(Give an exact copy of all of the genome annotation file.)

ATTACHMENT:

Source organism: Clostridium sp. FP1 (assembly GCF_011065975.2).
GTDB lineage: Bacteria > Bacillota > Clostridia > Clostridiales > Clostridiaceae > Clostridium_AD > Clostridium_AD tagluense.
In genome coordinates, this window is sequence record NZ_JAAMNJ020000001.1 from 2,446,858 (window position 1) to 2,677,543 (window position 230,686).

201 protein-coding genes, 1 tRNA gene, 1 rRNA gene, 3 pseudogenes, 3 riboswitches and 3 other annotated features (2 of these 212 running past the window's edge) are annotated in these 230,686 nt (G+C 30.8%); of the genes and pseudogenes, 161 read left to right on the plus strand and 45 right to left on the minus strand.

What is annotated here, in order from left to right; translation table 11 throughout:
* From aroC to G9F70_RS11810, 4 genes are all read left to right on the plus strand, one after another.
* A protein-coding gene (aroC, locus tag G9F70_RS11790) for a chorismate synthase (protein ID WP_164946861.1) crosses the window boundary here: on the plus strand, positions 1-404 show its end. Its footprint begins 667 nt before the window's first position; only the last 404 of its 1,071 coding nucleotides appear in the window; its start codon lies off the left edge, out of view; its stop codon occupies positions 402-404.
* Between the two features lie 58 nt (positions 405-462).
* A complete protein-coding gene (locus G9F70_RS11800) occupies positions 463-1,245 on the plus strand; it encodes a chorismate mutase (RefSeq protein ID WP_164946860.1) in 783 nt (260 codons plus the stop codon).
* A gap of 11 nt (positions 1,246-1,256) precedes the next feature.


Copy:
Source organism: Clostridium sp. FP1 (assembly GCF_011065975.2).
GTDB lineage: Bacteria > Bacillota > Clostridia > Clostridiales > Clostridiaceae > Clostridium_AD > Clostridium_AD tagluense.
In genome coordinates, this window is sequence record NZ_JAAMNJ020000001.1 from 2,446,858 (window position 1) to 2,677,543 (window position 230,686).

201 protein-coding genes, 1 tRNA gene, 1 rRNA gene, 3 pseudogenes, 3 riboswitches and 3 other annotated features (2 of these 212 running past the window's edge) are annotated in these 230,686 nt (G+C 30.8%); of the genes and pseudogenes, 161 read left to right on the plus strand and 45 right to left on the minus strand.

What is annotated here, in order from left to right; translation table 11 throughout:
* From aroC to G9F70_RS11810, 4 genes are all read left to right on the plus strand, one after another.
* A protein-coding gene (aroC, locus tag G9F70_RS11790) for a chorismate synthase (protein ID WP_164946861.1) crosses the window boundary here: on the plus strand, positions 1-404 show its end. Its footprint begins 667 nt before the window's first position; only the last 404 of its 1,071 coding nucleotides appear in the window; its start codon lies off the left edge, out of view; its stop codon occupies positions 402-404.
* Between the two features lie 58 nt (positions 405-462).
* A complete protein-coding gene (locus G9F70_RS11800) occupies positions 463-1,245 on the plus strand; it encodes a chorismate mutase (RefSeq protein ID WP_164946860.1) in 783 nt (260 codons plus the stop codon).
* A gap of 11 nt (positions 1,246-1,256) precedes the next feature.